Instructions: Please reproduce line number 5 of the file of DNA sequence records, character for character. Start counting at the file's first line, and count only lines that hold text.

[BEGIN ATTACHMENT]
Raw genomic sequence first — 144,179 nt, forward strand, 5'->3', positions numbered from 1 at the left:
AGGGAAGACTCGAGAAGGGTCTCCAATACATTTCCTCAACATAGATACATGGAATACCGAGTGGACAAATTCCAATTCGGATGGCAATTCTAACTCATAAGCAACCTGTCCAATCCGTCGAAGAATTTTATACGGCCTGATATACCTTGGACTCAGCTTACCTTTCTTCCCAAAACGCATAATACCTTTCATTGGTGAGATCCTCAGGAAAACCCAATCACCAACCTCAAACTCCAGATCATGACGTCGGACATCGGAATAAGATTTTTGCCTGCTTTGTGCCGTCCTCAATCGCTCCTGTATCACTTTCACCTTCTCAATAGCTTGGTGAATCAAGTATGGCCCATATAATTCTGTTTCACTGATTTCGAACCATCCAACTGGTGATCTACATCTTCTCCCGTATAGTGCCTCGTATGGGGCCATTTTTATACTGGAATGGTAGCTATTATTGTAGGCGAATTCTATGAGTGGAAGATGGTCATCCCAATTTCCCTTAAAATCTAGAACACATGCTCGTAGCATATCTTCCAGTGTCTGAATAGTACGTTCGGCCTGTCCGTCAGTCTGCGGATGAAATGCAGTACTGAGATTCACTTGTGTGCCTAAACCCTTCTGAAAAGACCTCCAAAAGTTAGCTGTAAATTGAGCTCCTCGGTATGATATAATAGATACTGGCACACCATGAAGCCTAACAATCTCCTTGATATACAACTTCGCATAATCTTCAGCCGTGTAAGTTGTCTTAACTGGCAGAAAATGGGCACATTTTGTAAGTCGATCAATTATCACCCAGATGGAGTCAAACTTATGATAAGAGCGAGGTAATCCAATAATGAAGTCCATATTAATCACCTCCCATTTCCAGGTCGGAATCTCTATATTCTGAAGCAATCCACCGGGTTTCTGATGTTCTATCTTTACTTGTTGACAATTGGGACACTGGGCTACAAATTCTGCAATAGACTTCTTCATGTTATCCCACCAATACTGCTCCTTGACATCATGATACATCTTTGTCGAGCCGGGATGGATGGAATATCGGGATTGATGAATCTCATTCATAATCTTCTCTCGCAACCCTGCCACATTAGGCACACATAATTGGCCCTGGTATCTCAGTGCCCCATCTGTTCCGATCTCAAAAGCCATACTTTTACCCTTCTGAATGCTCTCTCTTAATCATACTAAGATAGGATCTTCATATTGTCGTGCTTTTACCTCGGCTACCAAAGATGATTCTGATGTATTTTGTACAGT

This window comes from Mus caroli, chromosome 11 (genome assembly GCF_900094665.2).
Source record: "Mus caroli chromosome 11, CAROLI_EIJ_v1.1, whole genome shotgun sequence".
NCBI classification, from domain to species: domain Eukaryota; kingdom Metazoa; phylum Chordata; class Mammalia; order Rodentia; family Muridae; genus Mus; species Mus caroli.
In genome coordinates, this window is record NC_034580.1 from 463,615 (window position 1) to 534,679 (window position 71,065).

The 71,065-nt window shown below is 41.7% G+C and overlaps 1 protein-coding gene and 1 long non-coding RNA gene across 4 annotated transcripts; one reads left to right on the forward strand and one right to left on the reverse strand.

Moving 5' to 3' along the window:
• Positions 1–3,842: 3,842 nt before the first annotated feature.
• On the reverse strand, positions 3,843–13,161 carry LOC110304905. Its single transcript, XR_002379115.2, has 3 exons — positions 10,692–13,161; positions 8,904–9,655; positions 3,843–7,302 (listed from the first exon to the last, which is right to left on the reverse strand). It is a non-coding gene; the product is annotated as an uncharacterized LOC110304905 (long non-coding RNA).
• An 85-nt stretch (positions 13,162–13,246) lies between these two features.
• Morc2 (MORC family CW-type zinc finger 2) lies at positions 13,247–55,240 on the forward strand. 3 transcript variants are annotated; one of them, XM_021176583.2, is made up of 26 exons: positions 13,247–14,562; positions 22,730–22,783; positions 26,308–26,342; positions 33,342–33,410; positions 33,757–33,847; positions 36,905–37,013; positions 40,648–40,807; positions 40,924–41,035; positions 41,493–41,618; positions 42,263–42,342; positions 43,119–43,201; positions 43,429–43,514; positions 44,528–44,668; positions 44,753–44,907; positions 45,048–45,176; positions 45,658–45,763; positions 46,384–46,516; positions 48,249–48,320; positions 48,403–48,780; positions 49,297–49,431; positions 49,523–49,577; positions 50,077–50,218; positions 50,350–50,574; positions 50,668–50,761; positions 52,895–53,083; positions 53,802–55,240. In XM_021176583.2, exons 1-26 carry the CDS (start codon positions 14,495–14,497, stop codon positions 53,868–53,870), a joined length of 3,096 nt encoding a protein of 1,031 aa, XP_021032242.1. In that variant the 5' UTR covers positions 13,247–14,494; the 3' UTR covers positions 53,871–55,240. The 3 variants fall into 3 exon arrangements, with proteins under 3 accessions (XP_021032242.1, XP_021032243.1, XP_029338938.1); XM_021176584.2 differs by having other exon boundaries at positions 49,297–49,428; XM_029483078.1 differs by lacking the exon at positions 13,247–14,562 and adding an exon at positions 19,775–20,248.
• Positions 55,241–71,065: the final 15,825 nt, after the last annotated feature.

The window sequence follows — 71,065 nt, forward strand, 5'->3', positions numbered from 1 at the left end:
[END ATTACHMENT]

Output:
NCBI classification, from domain to species: domain Eukaryota; kingdom Metazoa; phylum Chordata; class Mammalia; order Rodentia; family Muridae; genus Mus; species Mus caroli.